Canadians celebrate sharing the world’s longest undefended border with the United States, and take comfort in an imagined wall that keeps out American gun politics. That wall may now be crumbling.
In November 2022, Canada’s federal government introduced amendments to draft gun control legislation that would permanently ban military-style assault weapons, fulfilling a campaign promise that contributed to Liberal Party electoral victories in 2019 and 2021. The amendments sought to accomplish three goals: enshrine in legislation the ban on more than 1,500 types of assault weapons put in place following one of Canada’s worst mass shootings in Portapique, Nova Scotia in 2020; add some firearms that had been excluded previously, including a military rifle used in several recent shootings of police in Canada; and incorporate an evergreen definition to prevent gun manufacturers from skirting the ban in the future.
The changes are supported by public health science. They have been called for by Canadian health professionals, gun violence survivors and their families, women’s groups, and community leaders alarmed by rising firearm violence, which has been on an upward trajectory in Canada over the past decade. They would bring Canada’s gun control laws closer in line with other peer nations.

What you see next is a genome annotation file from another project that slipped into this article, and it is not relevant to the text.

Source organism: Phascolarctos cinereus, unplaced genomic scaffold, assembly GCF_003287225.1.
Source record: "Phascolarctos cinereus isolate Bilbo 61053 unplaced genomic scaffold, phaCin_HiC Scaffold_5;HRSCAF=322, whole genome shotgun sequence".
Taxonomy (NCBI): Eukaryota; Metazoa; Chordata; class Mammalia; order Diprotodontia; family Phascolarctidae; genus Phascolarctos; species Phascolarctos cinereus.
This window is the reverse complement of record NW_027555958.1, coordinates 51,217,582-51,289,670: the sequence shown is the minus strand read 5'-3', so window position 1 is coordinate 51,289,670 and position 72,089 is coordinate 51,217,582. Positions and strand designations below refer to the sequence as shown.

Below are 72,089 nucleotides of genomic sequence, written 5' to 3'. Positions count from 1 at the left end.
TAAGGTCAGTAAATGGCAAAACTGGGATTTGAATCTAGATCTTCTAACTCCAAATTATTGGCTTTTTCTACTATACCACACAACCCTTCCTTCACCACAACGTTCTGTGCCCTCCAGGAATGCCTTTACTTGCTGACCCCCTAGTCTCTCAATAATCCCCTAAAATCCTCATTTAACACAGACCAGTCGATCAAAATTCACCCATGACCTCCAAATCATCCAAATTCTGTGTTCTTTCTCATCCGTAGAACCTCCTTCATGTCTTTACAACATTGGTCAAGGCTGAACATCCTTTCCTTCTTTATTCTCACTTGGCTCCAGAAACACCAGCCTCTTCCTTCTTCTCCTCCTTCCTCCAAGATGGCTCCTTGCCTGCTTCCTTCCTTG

But they have met with a well-organized campaign of disinformation and division from Canadian gun lobby groups, reminiscent of the rhetoric and tactics of the NRA. One that, this time, has not fallen entirely on deaf ears. In early February 2023, a political impasse forced the minority Liberal government to withdraw the assault ban amendments for further study. Opposition parties, particularly the Conservative Party that had been echoing gun lobby talking points, rushed to claim victory.
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Canadians—and the world—should be concerned. The country has long sought to draw clear distinctions with their American neighbors on the issue of guns. There is no constitutional right to keep and bear arms in Canada. Most Canadians support strong gun control laws. When it comes to military-style assault weapons, 82% favor a complete prohibition. Former Canadian Prime Minister Jean Chretien once noted that gun control was a “core value” that helped define the “differences between Canadians and Americans.”